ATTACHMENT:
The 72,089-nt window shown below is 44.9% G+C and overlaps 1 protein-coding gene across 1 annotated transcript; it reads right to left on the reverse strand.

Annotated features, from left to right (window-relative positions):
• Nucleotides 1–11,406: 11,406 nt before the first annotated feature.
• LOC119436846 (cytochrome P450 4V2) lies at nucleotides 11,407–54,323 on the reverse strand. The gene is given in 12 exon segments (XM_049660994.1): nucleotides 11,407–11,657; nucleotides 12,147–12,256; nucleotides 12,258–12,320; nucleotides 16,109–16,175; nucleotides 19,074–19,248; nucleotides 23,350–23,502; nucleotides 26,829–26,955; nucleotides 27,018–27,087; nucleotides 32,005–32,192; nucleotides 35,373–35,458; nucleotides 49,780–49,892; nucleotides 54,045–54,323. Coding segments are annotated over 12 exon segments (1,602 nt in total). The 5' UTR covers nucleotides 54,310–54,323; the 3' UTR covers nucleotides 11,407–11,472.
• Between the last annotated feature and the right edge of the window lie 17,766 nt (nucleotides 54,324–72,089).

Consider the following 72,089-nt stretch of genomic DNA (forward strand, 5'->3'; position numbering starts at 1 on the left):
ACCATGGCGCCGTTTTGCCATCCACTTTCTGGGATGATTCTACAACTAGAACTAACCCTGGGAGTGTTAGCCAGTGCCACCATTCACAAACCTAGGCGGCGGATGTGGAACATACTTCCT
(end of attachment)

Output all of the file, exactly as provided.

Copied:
The 72,089-nt window shown below is 44.9% G+C and overlaps 1 protein-coding gene across 1 annotated transcript; it reads right to left on the reverse strand.

Annotated features, from left to right (window-relative positions):
• Nucleotides 1–11,406: 11,406 nt before the first annotated feature.
• LOC119436846 (cytochrome P450 4V2) lies at nucleotides 11,407–54,323 on the reverse strand. The gene is given in 12 exon segments (XM_049660994.1): nucleotides 11,407–11,657; nucleotides 12,147–12,256; nucleotides 12,258–12,320; nucleotides 16,109–16,175; nucleotides 19,074–19,248; nucleotides 23,350–23,502; nucleotides 26,829–26,955; nucleotides 27,018–27,087; nucleotides 32,005–32,192; nucleotides 35,373–35,458; nucleotides 49,780–49,892; nucleotides 54,045–54,323. Coding segments are annotated over 12 exon segments (1,602 nt in total). The 5' UTR covers nucleotides 54,310–54,323; the 3' UTR covers nucleotides 11,407–11,472.
• Between the last annotated feature and the right edge of the window lie 17,766 nt (nucleotides 54,324–72,089).

Consider the following 72,089-nt stretch of genomic DNA (forward strand, 5'->3'; position numbering starts at 1 on the left):
ACCATGGCGCCGTTTTGCCATCCACTTTCTGGGATGATTCTACAACTAGAACTAACCCTGGGAGTGTTAGCCAGTGCCACCATTCACAAACCTAGGCGGCGGATGTGGAACATACTTCCT